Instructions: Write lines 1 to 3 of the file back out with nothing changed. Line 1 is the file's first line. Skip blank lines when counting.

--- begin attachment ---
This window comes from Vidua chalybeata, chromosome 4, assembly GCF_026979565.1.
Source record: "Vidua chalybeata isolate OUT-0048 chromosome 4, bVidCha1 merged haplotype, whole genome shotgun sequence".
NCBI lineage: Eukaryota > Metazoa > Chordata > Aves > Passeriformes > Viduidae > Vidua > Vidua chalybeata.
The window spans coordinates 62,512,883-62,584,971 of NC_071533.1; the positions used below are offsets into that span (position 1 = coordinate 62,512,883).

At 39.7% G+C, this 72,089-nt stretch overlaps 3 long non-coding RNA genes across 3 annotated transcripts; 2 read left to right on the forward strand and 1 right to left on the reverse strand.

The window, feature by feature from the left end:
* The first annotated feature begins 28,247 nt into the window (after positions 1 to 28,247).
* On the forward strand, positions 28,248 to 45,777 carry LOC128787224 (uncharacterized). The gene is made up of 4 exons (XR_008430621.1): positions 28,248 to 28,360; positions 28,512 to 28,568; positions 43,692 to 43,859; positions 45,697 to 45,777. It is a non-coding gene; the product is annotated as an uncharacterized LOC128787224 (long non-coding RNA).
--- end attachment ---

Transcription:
This window comes from Vidua chalybeata, chromosome 4, assembly GCF_026979565.1.
Source record: "Vidua chalybeata isolate OUT-0048 chromosome 4, bVidCha1 merged haplotype, whole genome shotgun sequence".
NCBI lineage: Eukaryota > Metazoa > Chordata > Aves > Passeriformes > Viduidae > Vidua > Vidua chalybeata.